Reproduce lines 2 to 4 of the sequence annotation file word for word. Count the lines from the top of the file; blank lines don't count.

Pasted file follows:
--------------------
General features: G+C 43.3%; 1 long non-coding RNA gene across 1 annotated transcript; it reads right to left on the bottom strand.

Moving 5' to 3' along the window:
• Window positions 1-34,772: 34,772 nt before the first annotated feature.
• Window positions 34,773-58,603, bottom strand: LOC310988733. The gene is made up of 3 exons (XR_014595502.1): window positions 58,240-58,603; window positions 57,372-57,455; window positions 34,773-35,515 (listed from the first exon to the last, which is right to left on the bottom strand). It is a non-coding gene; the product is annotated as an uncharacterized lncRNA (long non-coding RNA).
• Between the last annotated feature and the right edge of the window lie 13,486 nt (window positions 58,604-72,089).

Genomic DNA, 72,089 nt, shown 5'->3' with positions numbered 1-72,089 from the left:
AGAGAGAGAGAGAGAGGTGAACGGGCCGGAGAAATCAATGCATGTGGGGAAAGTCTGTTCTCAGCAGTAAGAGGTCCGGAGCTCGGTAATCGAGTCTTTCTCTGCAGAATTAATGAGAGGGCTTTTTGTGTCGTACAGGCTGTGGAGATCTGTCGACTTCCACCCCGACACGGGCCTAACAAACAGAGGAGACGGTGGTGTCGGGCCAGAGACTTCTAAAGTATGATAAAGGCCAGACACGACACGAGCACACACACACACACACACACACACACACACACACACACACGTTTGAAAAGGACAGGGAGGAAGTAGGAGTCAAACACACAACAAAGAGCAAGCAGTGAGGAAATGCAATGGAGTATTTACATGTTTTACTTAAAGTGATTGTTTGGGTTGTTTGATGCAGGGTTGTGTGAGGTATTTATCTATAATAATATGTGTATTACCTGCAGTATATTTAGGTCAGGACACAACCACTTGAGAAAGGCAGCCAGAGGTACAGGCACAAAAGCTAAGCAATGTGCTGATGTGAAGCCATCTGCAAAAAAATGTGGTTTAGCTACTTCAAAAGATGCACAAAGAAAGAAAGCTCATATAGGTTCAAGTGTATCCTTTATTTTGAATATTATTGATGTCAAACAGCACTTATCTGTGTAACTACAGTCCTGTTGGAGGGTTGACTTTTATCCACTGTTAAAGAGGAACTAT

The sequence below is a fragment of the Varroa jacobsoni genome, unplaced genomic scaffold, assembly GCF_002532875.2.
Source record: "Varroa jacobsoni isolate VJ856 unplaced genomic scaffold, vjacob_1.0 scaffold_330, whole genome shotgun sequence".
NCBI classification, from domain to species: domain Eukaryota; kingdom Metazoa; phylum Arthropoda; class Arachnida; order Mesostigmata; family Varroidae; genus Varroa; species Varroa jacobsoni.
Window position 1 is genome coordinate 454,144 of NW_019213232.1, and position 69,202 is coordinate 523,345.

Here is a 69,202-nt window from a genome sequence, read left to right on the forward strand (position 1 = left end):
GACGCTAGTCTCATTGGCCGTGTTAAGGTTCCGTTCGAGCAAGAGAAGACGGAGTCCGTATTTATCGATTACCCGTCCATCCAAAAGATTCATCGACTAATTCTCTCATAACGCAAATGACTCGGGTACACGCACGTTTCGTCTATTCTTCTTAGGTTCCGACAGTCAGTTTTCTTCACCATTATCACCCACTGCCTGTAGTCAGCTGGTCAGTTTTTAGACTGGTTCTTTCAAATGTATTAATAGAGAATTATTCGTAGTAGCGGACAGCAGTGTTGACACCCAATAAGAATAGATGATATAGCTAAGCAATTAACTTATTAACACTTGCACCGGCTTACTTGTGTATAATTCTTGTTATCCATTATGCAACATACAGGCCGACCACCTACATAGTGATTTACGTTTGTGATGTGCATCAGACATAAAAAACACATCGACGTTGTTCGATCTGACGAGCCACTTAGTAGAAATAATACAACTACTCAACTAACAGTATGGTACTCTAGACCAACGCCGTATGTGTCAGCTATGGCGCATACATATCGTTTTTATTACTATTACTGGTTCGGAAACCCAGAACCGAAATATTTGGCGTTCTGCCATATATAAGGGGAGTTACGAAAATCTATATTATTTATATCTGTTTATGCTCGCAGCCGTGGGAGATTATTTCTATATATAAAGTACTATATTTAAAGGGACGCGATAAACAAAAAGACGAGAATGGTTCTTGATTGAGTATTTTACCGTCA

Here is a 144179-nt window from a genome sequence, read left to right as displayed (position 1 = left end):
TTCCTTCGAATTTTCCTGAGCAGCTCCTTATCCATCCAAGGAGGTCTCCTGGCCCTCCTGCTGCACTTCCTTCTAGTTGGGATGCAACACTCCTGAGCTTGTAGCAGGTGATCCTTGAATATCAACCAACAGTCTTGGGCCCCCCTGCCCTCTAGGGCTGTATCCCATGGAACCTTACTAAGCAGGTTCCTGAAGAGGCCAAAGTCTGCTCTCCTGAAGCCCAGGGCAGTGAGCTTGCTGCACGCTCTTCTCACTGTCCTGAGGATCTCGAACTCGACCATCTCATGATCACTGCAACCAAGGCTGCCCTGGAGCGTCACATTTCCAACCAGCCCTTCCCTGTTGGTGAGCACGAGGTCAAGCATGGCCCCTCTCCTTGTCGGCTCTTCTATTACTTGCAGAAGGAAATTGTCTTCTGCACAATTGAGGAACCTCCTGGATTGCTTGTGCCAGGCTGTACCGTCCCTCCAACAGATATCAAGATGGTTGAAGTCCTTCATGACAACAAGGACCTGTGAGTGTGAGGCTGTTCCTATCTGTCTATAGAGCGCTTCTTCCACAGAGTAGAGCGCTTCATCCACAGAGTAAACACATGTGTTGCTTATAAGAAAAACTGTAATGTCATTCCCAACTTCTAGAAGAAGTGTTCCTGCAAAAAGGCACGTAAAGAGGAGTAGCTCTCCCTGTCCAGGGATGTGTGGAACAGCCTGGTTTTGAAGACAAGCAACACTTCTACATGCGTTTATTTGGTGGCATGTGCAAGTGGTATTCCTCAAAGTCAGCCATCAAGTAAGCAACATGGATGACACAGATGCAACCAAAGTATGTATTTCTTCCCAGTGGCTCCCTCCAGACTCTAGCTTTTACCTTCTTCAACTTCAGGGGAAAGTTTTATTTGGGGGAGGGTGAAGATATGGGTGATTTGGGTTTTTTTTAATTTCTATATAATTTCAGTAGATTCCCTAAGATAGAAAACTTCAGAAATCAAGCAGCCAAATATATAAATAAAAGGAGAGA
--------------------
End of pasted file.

Moving 5' to 3' along the window:
• Window positions 1-34,772: 34,772 nt before the first annotated feature.
• Window positions 34,773-58,603, bottom strand: LOC310988733. The gene is made up of 3 exons (XR_014595502.1): window positions 58,240-58,603; window positions 57,372-57,455; window positions 34,773-35,515 (listed from the first exon to the last, which is right to left on the bottom strand). It is a non-coding gene; the product is annotated as an uncharacterized lncRNA (long non-coding RNA).